Another object of the invention is to provide an improved cabinet structure with a pivotal lid between side sections wherein the lid can be simply and easily pivotally mounted in place so that it need not be pivotally supported during handling or shipment and can be readily installed when it arrives at its destination.

Another object of the invention is to provide an improved hinge assembly wherein the working parts may remain assembled but the hinge can be easily disconnected and reconnected to the relatively pivotal members.

Another object of the invention is to provide an improved cabinet assembly of the type described wherein the top panel can be easily inserted from the back of the cabinet and the hinges connected by members which slide axially inwardly from the side sections.

Another object of the invention is to provide a hinge structure for a top panel of the type described and which will permit it to rest in raised or elevated position without falling and without placing an undue damaging stress on the hinge, or without tearing the hinge loose from the panel.

Other objects and advantages will become more apparent with the teachings of the principles of the invention and the disclosure of the preferred embodiment thereof in the specification, claims and drawings, in which:

FIGURE 1 is a perspective view of a cabinet structure embodying the principles of the present invention;

3fl58795 Patented Oct. 16, 1962 FIGURE 2 is a vertical sectional view taken substantially along line IIII of FIGURE 1, and particularly illustrating the positions of the cabinet top panel;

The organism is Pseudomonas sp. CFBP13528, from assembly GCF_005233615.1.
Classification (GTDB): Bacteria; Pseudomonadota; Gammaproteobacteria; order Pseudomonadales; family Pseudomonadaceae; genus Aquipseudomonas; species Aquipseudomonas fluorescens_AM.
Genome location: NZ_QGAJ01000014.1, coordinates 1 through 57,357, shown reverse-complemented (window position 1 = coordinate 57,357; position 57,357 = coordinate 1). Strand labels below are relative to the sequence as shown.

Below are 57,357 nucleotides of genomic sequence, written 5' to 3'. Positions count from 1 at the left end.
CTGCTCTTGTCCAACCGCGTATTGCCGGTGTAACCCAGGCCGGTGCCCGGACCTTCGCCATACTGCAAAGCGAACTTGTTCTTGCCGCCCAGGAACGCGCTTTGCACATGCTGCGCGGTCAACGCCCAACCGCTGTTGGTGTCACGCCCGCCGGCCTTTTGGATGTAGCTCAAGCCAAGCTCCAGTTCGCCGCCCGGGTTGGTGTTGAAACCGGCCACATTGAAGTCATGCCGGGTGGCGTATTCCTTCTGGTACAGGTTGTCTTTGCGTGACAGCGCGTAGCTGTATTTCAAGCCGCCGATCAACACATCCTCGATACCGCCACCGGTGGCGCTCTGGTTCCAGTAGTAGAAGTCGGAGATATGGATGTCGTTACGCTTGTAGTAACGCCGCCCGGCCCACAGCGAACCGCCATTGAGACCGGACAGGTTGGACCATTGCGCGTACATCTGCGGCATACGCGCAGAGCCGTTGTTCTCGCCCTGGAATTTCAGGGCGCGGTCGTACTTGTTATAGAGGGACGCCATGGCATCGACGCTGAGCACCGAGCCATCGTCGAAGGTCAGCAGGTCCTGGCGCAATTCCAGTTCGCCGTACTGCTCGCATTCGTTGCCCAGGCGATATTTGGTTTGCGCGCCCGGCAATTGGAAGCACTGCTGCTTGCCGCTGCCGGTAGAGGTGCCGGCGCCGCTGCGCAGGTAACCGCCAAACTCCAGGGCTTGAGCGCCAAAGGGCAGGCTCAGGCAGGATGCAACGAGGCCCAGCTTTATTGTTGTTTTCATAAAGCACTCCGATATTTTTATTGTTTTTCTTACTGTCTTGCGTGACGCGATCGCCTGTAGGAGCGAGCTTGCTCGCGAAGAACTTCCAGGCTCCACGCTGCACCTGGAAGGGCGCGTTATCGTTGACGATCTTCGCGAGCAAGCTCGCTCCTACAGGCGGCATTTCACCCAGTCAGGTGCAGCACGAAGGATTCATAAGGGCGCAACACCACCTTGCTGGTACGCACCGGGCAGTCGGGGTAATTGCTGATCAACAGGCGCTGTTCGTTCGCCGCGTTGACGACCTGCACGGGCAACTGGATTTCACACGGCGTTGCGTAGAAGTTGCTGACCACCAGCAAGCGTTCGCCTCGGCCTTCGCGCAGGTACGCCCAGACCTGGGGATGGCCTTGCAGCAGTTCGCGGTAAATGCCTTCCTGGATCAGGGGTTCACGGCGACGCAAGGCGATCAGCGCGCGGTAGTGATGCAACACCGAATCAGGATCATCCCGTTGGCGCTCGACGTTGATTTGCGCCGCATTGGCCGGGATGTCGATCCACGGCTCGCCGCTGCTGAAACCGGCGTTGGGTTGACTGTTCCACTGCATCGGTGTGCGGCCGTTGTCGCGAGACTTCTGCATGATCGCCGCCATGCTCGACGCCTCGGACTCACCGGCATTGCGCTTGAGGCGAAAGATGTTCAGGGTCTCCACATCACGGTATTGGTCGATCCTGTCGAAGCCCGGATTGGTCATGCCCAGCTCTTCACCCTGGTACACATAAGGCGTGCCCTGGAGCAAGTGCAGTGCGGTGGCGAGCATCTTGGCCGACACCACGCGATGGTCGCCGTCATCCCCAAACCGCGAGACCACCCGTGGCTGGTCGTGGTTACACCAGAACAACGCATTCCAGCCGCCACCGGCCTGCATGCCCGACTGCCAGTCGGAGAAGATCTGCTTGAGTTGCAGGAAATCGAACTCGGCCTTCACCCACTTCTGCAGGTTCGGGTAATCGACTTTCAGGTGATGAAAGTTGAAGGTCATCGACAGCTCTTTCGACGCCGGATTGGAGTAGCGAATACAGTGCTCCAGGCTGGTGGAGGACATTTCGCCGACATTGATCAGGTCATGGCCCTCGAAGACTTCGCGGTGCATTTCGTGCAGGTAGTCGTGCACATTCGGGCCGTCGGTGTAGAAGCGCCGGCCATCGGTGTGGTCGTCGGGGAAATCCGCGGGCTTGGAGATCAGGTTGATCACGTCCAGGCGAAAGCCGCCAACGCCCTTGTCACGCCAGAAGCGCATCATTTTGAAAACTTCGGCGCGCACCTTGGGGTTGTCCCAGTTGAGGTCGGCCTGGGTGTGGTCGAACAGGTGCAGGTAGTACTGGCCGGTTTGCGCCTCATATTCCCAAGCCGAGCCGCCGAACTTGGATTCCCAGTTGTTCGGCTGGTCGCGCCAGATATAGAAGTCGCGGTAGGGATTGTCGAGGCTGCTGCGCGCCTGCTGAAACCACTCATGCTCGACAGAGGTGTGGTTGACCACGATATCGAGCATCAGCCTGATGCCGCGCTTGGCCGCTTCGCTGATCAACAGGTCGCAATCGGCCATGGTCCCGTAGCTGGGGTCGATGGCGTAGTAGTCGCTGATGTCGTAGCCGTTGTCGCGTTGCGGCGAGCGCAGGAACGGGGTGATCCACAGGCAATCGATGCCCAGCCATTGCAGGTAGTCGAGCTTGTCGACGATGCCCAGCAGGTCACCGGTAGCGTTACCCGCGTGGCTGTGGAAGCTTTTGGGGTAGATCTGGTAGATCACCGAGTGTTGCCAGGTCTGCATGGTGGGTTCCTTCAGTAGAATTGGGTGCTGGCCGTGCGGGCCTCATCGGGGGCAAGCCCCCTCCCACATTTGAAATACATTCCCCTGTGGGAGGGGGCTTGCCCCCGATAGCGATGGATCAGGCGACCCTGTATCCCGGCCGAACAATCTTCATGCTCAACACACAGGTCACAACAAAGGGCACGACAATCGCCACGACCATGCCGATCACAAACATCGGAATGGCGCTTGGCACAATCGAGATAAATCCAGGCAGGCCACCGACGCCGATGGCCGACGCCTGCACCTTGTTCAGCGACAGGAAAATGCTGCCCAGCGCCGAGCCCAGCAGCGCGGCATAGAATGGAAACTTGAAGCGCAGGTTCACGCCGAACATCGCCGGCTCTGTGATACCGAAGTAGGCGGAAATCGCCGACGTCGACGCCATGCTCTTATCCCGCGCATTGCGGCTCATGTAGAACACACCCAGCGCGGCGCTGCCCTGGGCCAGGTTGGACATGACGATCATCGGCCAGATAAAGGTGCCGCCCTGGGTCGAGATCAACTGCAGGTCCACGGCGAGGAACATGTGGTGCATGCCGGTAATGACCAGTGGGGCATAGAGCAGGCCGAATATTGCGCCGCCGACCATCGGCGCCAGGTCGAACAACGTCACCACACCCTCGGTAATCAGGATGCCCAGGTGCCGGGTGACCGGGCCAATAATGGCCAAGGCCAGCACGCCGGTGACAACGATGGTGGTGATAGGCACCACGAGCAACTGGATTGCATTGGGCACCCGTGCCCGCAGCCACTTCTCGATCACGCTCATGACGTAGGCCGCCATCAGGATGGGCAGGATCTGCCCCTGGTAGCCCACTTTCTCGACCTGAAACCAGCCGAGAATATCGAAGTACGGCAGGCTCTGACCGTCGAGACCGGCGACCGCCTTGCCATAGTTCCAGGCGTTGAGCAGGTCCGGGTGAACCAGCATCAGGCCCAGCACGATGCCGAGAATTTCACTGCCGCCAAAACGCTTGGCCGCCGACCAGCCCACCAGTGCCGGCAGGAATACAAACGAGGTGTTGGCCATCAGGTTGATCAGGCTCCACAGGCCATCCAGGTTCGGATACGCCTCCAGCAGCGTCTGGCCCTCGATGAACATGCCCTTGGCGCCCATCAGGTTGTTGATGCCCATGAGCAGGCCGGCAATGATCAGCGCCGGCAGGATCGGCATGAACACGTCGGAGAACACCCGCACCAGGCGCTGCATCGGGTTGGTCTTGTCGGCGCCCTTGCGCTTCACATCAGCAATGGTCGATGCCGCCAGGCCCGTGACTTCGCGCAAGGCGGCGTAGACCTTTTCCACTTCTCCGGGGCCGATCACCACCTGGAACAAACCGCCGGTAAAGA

FIGURE 3 is an enlarged fragmentary vertical sectional view taken substantially along line IIIIII of FIGURE 1, and particularly showing details of hinge structure;

FIGURE 4 is a rear elevational view of a cabinet as sembly, similar to FIGURE 1, and employing another form of the hinge;

FIGURES 5 and 6 are enlarged detailed perspective views illustrating successive steps in attaching the top panel or lid to the cabinet; and

FIGURE 7 is a perspective view shown in exploded form of the parts of the hinge.

As shown on the drawings:

FIGURE 1 shows a typical beauticians vanity or cabinet 6 embodying the principles of the present invention. The cabinet includes a pair of divided compartmented cabinet sections 7 and 13. The first cabinet section 7 includes side walls 8 and 9 and a front wall 11. The front wall is open and is provided with a swinging door 12 mounted on a hinge, not shown.

The second cabinet section 13 has side walls 14 and 16 with a front wall 17. The front wall is open and is provided with a swinging door 18, mounted on a hinge 19 which is connected to the edge of the door :18, and to the side wall 14.